You can't be more wrong. EVM compatibility is just about the way how you can code smart contracts. It's not saying anything about how the actual blockchain works. For example if you build on Ethereum, and not many people knows, that you have something which we call reorgs. What means that last five six blocks are not final. A lot of projects are trying to catch the tip of chain. They are basically going and scanning new blocks to get the most recent information. So, what happens is they just scan something, scanning the chain, and trying to get the last information, but that information change 30 seconds later. So their information is wrong. And then they are surprised that in a year they have wrong data. They actually have even negative balances, which is not even possible on chain. That's just fucked up.

So what happens is, you actually have to wait either like a minute or something or you have to verify your data. And that's Ethereum. But other chains, like for example Celo, which is even compatible, is actually kind of better Ethereum. They don't have it. So if you build on Celo, you are okay. But if you migrate to Ethereum, it will start doing mistakes, that you will find out maybe after few weeks or few months. There are a lot of specifics you have to be aware of and you need to understand them if you are leveraging the experts.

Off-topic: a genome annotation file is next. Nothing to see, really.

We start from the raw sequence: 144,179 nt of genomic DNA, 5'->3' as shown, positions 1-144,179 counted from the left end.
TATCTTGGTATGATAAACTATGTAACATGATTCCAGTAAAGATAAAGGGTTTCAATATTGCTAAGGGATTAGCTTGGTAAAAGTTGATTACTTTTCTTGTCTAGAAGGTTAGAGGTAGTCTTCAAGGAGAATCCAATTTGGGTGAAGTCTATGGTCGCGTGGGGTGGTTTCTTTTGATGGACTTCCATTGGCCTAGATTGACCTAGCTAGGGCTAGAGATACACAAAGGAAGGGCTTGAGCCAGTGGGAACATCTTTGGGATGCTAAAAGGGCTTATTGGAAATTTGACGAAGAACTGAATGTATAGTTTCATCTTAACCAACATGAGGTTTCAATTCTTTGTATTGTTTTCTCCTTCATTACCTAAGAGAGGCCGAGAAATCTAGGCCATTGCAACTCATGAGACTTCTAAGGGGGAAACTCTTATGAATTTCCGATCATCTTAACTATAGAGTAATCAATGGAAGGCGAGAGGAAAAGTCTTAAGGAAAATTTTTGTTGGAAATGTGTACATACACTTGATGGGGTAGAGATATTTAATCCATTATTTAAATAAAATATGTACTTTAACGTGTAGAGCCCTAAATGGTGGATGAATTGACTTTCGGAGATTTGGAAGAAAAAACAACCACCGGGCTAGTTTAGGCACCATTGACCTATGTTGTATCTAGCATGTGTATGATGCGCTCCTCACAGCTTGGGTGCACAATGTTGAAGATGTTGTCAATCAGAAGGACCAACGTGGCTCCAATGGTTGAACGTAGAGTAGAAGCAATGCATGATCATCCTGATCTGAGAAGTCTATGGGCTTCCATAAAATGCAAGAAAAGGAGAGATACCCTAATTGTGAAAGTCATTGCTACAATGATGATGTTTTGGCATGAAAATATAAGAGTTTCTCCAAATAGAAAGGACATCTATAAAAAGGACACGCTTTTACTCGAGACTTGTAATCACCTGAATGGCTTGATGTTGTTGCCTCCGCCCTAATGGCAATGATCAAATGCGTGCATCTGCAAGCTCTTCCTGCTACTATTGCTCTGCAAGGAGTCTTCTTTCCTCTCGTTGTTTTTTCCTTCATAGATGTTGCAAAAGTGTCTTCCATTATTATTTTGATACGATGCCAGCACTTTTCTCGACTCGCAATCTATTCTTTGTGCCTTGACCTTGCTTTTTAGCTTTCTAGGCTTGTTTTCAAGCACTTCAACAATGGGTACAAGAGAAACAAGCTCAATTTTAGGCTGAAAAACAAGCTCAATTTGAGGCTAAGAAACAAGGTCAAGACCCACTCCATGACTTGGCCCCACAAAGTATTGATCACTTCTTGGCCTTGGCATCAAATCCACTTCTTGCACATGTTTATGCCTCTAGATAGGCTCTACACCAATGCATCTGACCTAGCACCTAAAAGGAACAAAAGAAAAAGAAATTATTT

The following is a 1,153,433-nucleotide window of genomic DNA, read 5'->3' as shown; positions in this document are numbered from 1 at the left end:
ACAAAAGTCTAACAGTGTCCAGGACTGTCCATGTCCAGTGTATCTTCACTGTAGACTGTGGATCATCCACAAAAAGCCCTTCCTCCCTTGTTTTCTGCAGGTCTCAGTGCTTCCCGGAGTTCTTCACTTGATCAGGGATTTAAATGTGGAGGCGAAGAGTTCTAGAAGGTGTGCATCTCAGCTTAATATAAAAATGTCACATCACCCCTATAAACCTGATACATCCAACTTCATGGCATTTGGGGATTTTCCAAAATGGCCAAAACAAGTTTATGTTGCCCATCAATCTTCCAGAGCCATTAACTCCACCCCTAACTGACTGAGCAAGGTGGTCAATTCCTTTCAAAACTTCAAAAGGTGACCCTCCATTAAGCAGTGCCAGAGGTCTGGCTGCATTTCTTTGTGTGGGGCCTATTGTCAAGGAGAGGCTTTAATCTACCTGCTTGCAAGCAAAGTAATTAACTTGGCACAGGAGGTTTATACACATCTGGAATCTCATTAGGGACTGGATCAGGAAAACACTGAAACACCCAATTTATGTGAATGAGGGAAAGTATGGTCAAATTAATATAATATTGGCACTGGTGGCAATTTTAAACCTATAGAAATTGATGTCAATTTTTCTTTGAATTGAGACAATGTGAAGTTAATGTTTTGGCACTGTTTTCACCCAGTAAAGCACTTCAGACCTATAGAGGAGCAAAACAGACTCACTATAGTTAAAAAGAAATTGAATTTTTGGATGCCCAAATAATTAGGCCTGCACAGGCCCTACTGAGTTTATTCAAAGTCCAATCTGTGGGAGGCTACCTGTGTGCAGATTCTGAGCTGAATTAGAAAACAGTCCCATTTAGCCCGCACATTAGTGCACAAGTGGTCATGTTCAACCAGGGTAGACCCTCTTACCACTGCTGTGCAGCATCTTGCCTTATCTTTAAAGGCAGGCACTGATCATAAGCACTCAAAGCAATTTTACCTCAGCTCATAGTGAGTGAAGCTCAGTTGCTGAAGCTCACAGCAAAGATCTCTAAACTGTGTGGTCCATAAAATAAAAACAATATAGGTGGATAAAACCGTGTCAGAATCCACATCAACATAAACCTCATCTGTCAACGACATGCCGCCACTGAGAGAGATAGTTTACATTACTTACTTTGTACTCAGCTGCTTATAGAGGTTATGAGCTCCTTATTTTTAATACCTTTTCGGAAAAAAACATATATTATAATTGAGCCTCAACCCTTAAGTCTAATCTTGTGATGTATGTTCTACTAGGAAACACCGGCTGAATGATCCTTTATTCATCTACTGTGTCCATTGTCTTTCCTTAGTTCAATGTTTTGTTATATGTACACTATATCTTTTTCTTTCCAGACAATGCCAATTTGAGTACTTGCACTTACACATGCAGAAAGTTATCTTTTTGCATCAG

Now the experts, they can understand usually just one chain barely, but they can, hopefully. But the thing is, if you want to build multi-chain, which is recommended way today, you have to either hire multiple developers or even teams to get there or you basically become vendor-locked, which means you will just work with one chain. It's not 2017 anymore. We should be smarter. There should be some risk management in place. You shouldn't put your business on one chain anymore, unless you are a huge fan of one chain for some reason.